Dear community members and leaders,

As some of you may know, in addition to the Public Policy Center and the Latino Community Network, The Ohio Commission on Hispanic/Latino Affairs (OCHLA) has recently launched the Organization Development Center (ODC). This center is tasked with the “build” portion of our mandates.

The ODC’s core function is to build the capacity of organizations and leaders serving Ohio Hispanic communities. Our agency is aware of the limited funding opportunities available for programming and the tremendous and consuming task that grants research and writing can be.

In an effort to assist in building the service capacity of organizations, OCHLA will continuously search for and distribute information on available grant funding opportunities that could be suitable for your organization. In addition, OCHLA is ready and willing to assist organizations by:

Providing information on grant, including required forms, deadlines, etc.

Coordinating partnerships between organizations for collaboration on grant proposals

Assisting with research to identify community need

Providing a letter of support and assistance in connecting project with policy makers

We encourage you to visit the web pages containing the official grant announcement to see if any are of interest to your organization. Please contact us if you need any assistance, as described above.

Please note that some links from grants.gov may not work due to formatting issues. If you click on a link that does not work, please contact us and we will provide you with the correct information.

GRANT FUNDING OPPORTUNITIES:

Community Development

Program Name: 2013 Neighborhood Partnership Grants Program
Brief Description:
The Neighborhood Partnership Grants (NPG) Programoffers competitive grants that are designed to improve the quality of neighborhood life in Franklin County.  Grants are available for neighborhood-driven collaborative projects located in Franklin County.  The program accepts requests up to $10,000.  Please note: In 2012 grants ranged from $500 to $8,000.  The average grant award was $3,409.

Program Name: Economic Self-Sufficiency Programs in Bank Communities Funded
Brief Description: The KeyBank Foundation provides support to nonprofit organizations that foster economic self-sufficiency in the communities where KeyBank operates in Alaska, Colorado, Idaho, Indiana, Kentucky, Maine, Michigan, New York, Ohio, Oregon, Utah, Vermont, and Washington. The Foundation’s Financial Education category supports programs that foster effective financial management and understanding of financial services and tools. The Workforce Development category supports programs that provide training and placement for people to access job opportunities for a stronger and better prepared workforce. The Diversity category supports programs that employ systemic changes to improve the access of individuals of diverse backgrounds and encourage them to realize their full potential. Requests may be submitted throughout the year and are reviewed quarterly. Application guidelines and forms are available on the KeyBank website.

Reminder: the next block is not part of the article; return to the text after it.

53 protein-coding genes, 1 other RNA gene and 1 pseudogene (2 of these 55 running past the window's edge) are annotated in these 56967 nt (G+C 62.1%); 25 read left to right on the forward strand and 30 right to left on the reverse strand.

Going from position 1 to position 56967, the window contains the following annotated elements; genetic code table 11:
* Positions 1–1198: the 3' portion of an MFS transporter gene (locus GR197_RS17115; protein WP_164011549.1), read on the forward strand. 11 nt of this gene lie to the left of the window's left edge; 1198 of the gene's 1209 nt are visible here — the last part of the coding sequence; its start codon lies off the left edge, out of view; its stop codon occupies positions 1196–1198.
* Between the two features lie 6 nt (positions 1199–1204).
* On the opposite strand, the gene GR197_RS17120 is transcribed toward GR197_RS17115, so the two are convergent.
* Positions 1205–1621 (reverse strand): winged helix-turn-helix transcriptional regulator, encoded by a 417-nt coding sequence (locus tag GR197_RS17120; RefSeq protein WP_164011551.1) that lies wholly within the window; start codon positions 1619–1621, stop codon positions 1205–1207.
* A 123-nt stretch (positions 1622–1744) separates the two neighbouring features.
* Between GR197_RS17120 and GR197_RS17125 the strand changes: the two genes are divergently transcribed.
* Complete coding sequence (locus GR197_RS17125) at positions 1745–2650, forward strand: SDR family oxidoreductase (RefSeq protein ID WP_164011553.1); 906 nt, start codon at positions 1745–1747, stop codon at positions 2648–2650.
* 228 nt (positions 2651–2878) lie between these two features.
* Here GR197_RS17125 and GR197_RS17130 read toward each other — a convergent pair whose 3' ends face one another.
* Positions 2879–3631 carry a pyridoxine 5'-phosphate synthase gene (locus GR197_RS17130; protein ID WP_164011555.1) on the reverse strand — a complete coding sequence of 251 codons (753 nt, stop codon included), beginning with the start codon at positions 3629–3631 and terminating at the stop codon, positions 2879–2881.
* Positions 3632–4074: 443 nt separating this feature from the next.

Program Name: Hispanic Poverty and Inequality Grant Competition
Brief Description:
The proposed research should use new or existing data to analyze key trends related to one of the five domains listed above. The types of research that will be supported within each of the domains are described in more detail at:http://www.stanford.edu/group/scspi/research_hispanic_pov_ineq_mob.html(and applicants are strongly encouraged to read these research descriptions before formulating their proposals). The main questions of interest, as detailed in the website descriptions, are as follows:
·      What are the key trends among Hispanic populations in poverty, income inequality, and social service use?
·      How does the socioeconomic standing of Hispanic immigrants vary across first, second, and third generations?
·      How much economic and social mobility is there among different Hispanic populations and what are the main sources of such mobility?
·      What is the effect of immigration enforcement policy on poverty and labor force outcomes of Hispanics?
·      What forces are influencing the changing and sometimes deteriorating health of Hispanic populations?
The proposed projects may rely on either qualitative or quantitative data, or a combination of the two.

Education

Program Name: Grants Promote Education and Equality for Women and Girls
Brief Description: The American Association of University Women (AAUW) Educational Foundation works to advance educational and professional opportunities for women in the United States. The AAUW Community Action Grants program provides funds to individuals, AAUW organizations, and local community-based nonprofit organizations throughout the country for innovative programs or non-degree research projects that promote education and equity for women and girls. Special consideration is given to projects focused on K-12 and community college girls’ and women’s achievements in science, technology, engineering, or math. One-year grants of $2,000 to $7,000 provide funds for community-based projects that include a clearly defined activity that promotes education and equality for women and girls. Two-year grants of $5,000 to $10,000 provide start-up funds for new projects that address the particular needs of the community and develop girls’ sense of efficacy through leadership or advocacy opportunities. The application deadline for both types of grants is January 15, 2013. Visit the AAUW website to submit an online application.